Some 150 environmental activists rallied Thursday, May 23, with signs and chants at Santa Barbara City College to protest the Trump Administration’s draft plan to open more than a million acres of Central California public land and mineral estate, including more than 110,000 acres in S.B. County, to oil drilling and fracking. Following the rally, activists spoke out against the plan at the Bureau of Land Management’s (BLM) public hearing at SBCC’s Fé Bland Forum, part of its 45-day public comment period lasting April 26-June 10.
“We’ve been coming to these meetings for a while because it’s the only way we can have input,” said Vivian Stanton, a tutor at the city college who participated in the rally with her partner and area engineer, Gary Kravetz. “We get notified from email lists for environmental groups like 350.org and try to make as many as we can.”
The draft plan comes after a federal judge issued a five-year moratorium in 2013 and ruled that the BLM was in violation of the National Environmental Policy Act when it issued oil leases in Monterey County without considering fracking’s environmental risks. If the new draft plan is approved, it would end the moratorium, allowing the BLM to lease California federal public land to oil companies in Santa Barbara, Fresno, Kern, Kings, Madera, San Luis Obispo, Tulare, and Ventura counties.
Santa Barbara County Supervisor Joan Hartmann and representatives for Salud Carbajal, Hannah-Beth Jackson, and Monique Limón spoke out against the draft plan alongside the activists at the public hearing. Hartmann echoed the concerns of others about fracking’s potential to contaminate drinking water, harm wildlife, increase greenhouse-gas emissions, create oil spills, and more. “Fracking is a diabolical distraction,” Hartmann said, from “California’s goal to be oil-free and use 100 percent clean energy.”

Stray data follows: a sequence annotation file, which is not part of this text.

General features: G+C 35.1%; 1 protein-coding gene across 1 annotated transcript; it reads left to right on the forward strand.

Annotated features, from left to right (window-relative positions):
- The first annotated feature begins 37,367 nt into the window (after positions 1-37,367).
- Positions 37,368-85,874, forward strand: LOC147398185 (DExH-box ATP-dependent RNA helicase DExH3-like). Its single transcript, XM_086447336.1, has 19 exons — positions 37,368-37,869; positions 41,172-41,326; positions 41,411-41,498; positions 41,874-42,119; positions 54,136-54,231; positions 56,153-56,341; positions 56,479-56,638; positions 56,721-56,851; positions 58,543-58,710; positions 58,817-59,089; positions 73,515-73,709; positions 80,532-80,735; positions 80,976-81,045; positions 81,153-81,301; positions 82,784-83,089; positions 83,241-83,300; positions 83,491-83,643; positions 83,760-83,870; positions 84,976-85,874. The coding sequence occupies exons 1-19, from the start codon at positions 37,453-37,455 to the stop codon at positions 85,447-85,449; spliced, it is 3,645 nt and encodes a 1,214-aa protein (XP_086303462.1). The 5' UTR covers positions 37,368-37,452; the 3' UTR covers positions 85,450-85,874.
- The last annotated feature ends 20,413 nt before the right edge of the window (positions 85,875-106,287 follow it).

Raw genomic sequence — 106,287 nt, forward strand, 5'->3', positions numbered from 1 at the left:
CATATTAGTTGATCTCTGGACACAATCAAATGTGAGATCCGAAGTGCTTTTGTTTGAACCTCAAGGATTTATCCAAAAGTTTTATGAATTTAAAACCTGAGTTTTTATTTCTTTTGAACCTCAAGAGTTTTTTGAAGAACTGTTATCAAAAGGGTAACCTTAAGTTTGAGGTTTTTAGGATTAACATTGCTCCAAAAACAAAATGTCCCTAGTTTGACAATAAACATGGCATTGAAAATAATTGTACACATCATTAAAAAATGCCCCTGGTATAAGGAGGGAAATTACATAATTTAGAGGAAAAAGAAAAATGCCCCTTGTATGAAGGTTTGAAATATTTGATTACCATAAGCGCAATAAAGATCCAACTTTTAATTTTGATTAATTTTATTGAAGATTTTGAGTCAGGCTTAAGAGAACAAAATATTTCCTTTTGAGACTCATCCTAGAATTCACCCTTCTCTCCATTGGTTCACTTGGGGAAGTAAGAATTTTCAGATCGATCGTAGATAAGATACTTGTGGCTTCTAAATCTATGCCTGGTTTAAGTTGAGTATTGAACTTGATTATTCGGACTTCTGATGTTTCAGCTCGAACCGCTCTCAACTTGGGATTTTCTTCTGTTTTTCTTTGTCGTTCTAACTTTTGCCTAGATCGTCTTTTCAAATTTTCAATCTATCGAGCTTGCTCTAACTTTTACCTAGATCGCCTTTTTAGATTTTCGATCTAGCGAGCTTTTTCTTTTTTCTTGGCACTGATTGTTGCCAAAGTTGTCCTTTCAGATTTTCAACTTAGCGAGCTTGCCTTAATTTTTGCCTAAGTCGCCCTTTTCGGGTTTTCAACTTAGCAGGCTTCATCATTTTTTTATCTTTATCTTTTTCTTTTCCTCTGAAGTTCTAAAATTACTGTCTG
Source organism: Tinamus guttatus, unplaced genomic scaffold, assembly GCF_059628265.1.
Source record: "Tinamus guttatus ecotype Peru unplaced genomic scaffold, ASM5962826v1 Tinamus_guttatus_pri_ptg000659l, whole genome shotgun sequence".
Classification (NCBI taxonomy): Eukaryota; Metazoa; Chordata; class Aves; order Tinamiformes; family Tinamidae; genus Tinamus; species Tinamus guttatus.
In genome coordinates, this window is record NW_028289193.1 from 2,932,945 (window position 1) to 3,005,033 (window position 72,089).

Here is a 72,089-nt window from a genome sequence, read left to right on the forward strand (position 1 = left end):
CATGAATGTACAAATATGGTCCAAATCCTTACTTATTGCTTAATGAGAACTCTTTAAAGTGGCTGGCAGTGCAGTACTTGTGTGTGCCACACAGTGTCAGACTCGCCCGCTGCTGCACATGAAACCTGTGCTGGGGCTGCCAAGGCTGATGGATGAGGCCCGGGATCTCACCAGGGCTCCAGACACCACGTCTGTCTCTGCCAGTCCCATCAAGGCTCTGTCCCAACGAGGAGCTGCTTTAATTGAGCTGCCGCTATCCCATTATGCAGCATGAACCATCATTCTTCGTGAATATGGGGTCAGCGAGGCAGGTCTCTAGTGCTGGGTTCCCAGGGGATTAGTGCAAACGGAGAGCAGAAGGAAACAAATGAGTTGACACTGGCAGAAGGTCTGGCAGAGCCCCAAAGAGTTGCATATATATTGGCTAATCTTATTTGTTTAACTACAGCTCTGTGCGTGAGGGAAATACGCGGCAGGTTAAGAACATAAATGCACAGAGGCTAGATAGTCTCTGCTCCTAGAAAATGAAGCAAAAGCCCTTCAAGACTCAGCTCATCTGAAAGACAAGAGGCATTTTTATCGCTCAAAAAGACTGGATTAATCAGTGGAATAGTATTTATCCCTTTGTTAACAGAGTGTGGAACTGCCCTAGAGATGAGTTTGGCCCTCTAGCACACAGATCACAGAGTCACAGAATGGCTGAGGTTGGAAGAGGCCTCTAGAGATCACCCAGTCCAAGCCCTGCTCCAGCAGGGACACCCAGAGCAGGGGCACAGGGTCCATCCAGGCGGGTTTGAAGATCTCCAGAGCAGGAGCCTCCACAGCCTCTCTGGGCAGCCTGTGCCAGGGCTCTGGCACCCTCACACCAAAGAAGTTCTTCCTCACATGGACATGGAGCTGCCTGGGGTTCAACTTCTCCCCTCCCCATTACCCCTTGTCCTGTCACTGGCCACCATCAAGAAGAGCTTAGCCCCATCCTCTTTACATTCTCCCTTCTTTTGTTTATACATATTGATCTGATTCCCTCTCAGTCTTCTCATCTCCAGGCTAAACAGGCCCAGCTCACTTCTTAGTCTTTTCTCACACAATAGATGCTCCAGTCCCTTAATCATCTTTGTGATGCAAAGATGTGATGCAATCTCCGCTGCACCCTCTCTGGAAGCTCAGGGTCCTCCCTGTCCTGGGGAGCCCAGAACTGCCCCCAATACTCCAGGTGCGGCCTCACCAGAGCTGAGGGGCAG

Several public commenters denounced the BLM’s refusal to record their comments at the hearing. Serena Baker, the public affairs officer for the BLM Central California District, said the National Environmental Policy Act requires the BLM to accept written comments only.
“We aren’t proposing for or against fracking,” Baker told the Santa Barbara Independent on behalf of the BLM. “Through court order, we were told to do a more thorough analysis of it. It’s up to the state of California to permit it or not.”
Other notable protestors included Graciela Cabello, representing the Los Padres ForestWatch; Sandi Pierce, representing the Cate School in Carpinteria; Hilary Dessouky, representing the outdoor-clothing brand Patagonia; and Diego Cordero, vice chair of the Coastal Band of the Chumash Nation.
“It is our responsibility to take care of mother earth for future generations as well as for our non-human relatives,” Cordero said. “We Chumash will have our rights respected.” If approved, the plan would directly affect Chumash land and several areas of Santa Barbara County— totaling more than 110,000 acres— including Carpinteria (more specifically the Cate School), the Santa Ynez Mountains, Lake Cachuma, Lompoc, the Vandenberg Air Force Base, and more.
According to a 2015 report from the California Council on Science and Technology, California fracking happens at unusually shallow depths, posing a huge risk to underground drinking water supplies, with unusually high concentrations of toxic chemicals. This would remain true for fracking in Santa Barbara County.